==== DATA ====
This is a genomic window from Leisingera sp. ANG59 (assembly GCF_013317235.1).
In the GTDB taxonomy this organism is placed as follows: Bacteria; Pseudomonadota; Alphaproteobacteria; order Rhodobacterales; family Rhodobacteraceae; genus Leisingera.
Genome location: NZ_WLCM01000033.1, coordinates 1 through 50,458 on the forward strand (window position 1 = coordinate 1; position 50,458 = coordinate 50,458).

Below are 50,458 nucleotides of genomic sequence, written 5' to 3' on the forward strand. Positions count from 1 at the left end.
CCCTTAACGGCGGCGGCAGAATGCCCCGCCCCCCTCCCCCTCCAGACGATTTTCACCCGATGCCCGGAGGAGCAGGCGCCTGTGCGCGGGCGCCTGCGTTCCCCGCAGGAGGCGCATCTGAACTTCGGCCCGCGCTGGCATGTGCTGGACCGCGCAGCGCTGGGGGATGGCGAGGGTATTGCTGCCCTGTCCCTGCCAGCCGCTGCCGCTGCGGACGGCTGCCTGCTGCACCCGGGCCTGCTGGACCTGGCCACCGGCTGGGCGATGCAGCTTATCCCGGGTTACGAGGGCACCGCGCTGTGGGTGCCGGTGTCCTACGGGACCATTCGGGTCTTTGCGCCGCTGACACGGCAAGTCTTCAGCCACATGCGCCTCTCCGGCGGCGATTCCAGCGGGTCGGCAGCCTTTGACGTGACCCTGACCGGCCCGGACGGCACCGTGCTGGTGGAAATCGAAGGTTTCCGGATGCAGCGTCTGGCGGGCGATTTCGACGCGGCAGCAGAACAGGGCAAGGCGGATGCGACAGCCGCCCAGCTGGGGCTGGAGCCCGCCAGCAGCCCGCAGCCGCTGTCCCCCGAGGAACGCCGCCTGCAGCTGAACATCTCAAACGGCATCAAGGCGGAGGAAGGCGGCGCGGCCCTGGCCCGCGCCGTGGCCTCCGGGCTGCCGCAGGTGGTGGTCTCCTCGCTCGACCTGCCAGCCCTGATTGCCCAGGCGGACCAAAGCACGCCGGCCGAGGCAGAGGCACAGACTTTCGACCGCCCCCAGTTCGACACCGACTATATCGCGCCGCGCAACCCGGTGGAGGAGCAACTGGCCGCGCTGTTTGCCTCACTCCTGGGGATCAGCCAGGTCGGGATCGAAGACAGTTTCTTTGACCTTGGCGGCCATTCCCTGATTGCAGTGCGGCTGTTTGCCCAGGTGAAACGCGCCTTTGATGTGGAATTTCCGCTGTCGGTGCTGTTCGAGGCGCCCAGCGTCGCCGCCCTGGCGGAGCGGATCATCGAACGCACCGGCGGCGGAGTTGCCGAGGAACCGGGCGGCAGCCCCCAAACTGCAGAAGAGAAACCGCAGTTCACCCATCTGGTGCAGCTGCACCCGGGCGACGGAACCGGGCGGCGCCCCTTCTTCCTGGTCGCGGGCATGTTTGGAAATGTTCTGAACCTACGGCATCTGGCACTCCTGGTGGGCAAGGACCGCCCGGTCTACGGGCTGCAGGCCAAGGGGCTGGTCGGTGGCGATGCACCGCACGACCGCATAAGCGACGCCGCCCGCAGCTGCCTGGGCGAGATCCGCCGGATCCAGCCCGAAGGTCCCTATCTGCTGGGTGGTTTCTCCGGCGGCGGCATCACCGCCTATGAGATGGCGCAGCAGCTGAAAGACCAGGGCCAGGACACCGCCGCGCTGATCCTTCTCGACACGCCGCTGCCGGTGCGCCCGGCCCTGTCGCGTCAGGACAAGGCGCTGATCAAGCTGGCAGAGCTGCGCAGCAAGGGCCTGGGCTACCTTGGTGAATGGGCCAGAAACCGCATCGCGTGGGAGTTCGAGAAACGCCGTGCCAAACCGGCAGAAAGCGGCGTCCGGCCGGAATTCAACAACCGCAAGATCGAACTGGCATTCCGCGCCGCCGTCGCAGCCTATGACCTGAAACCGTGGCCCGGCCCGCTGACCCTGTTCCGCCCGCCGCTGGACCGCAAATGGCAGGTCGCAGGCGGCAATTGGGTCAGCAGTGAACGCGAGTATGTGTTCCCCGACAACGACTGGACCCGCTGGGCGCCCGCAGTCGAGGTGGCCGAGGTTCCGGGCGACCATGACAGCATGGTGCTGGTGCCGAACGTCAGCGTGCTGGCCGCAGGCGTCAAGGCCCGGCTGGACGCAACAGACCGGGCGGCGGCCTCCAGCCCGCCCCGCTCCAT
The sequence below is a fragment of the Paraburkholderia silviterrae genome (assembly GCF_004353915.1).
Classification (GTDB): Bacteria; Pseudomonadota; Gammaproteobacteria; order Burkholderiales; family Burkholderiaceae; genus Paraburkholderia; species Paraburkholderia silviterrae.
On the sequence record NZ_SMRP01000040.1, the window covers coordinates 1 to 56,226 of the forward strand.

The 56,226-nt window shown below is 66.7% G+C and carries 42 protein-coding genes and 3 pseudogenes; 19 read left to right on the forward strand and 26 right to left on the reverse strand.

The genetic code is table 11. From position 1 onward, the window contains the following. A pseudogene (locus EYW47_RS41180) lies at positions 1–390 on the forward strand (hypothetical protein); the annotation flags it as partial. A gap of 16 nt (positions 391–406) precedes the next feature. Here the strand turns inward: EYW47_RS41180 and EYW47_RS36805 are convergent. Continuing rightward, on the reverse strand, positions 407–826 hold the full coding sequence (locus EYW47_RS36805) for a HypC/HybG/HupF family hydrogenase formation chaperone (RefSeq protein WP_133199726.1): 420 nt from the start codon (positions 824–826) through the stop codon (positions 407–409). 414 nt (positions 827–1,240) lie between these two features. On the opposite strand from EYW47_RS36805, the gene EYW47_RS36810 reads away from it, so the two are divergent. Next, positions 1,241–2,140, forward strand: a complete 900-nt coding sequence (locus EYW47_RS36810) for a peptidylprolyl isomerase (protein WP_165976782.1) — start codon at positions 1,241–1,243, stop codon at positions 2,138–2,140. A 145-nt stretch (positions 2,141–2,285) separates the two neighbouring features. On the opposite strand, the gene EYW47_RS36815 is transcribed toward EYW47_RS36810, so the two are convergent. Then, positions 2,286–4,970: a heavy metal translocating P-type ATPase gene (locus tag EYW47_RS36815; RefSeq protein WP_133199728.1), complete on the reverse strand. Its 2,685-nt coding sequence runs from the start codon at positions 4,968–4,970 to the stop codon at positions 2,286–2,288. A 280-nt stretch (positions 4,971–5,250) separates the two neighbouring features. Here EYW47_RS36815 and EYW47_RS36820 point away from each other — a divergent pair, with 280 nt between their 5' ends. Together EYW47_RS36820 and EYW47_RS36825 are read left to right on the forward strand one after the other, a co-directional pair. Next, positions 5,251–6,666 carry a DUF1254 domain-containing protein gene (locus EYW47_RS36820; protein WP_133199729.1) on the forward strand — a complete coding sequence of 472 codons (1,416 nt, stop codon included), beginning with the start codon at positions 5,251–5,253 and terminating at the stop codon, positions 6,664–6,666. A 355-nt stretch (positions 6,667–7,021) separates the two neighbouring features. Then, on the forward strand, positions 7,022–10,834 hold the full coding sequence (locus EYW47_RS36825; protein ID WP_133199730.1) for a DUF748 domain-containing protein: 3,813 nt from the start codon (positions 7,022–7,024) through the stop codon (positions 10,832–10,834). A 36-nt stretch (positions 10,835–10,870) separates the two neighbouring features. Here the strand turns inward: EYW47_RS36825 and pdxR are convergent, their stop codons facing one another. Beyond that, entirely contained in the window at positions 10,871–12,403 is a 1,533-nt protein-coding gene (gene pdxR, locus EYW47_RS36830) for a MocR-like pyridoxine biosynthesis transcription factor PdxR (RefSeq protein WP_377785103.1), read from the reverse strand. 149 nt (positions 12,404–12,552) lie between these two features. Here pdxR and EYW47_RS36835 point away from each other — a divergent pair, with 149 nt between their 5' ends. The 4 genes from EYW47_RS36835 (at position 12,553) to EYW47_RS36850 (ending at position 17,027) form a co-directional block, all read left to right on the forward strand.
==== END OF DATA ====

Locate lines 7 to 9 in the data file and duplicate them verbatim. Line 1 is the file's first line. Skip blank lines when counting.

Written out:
Classification (GTDB): Bacteria; Pseudomonadota; Gammaproteobacteria; order Burkholderiales; family Burkholderiaceae; genus Paraburkholderia; species Paraburkholderia silviterrae.
On the sequence record NZ_SMRP01000040.1, the window covers coordinates 1 to 56,226 of the forward strand.

The 56,226-nt window shown below is 66.7% G+C and carries 42 protein-coding genes and 3 pseudogenes; 19 read left to right on the forward strand and 26 right to left on the reverse strand.